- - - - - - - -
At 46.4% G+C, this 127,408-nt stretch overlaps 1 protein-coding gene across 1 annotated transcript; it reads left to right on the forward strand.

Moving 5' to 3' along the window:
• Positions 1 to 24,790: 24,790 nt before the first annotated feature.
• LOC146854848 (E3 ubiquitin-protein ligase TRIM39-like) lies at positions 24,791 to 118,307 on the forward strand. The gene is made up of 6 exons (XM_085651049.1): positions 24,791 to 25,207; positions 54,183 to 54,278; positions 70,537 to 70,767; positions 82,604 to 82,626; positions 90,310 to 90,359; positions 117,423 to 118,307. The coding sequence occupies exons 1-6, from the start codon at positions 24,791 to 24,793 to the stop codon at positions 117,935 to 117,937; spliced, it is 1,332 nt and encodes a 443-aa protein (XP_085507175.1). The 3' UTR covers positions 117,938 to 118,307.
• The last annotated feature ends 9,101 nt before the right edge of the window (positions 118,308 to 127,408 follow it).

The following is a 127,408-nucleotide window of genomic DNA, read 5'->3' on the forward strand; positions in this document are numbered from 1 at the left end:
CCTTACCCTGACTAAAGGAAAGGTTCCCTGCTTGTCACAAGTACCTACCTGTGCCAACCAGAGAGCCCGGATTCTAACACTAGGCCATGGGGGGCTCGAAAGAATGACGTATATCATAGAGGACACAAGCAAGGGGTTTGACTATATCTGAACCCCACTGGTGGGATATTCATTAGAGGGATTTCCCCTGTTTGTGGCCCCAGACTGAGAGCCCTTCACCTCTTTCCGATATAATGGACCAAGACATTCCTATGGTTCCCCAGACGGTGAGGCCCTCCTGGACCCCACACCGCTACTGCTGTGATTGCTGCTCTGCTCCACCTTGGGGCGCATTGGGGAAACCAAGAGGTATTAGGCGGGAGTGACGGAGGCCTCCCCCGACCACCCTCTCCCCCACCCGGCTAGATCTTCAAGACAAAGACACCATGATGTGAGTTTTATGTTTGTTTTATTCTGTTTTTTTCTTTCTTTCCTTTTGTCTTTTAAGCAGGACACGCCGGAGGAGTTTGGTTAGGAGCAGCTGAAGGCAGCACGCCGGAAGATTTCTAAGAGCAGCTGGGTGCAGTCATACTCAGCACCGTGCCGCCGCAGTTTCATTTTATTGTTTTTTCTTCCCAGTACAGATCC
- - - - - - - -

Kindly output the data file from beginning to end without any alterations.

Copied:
At 46.4% G+C, this 127,408-nt stretch overlaps 1 protein-coding gene across 1 annotated transcript; it reads left to right on the forward strand.

Moving 5' to 3' along the window:
• Positions 1 to 24,790: 24,790 nt before the first annotated feature.
• LOC146854848 (E3 ubiquitin-protein ligase TRIM39-like) lies at positions 24,791 to 118,307 on the forward strand. The gene is made up of 6 exons (XM_085651049.1): positions 24,791 to 25,207; positions 54,183 to 54,278; positions 70,537 to 70,767; positions 82,604 to 82,626; positions 90,310 to 90,359; positions 117,423 to 118,307. The coding sequence occupies exons 1-6, from the start codon at positions 24,791 to 24,793 to the stop codon at positions 117,935 to 117,937; spliced, it is 1,332 nt and encodes a 443-aa protein (XP_085507175.1). The 3' UTR covers positions 117,938 to 118,307.
• The last annotated feature ends 9,101 nt before the right edge of the window (positions 118,308 to 127,408 follow it).

The following is a 127,408-nucleotide window of genomic DNA, read 5'->3' on the forward strand; positions in this document are numbered from 1 at the left end:
CCTTACCCTGACTAAAGGAAAGGTTCCCTGCTTGTCACAAGTACCTACCTGTGCCAACCAGAGAGCCCGGATTCTAACACTAGGCCATGGGGGGCTCGAAAGAATGACGTATATCATAGAGGACACAAGCAAGGGGTTTGACTATATCTGAACCCCACTGGTGGGATATTCATTAGAGGGATTTCCCCTGTTTGTGGCCCCAGACTGAGAGCCCTTCACCTCTTTCCGATATAATGGACCAAGACATTCCTATGGTTCCCCAGACGGTGAGGCCCTCCTGGACCCCACACCGCTACTGCTGTGATTGCTGCTCTGCTCCACCTTGGGGCGCATTGGGGAAACCAAGAGGTATTAGGCGGGAGTGACGGAGGCCTCCCCCGACCACCCTCTCCCCCACCCGGCTAGATCTTCAAGACAAAGACACCATGATGTGAGTTTTATGTTTGTTTTATTCTGTTTTTTTCTTTCTTTCCTTTTGTCTTTTAAGCAGGACACGCCGGAGGAGTTTGGTTAGGAGCAGCTGAAGGCAGCACGCCGGAAGATTTCTAAGAGCAGCTGGGTGCAGTCATACTCAGCACCGTGCCGCCGCAGTTTCATTTTATTGTTTTTTCTTCCCAGTACAGATCC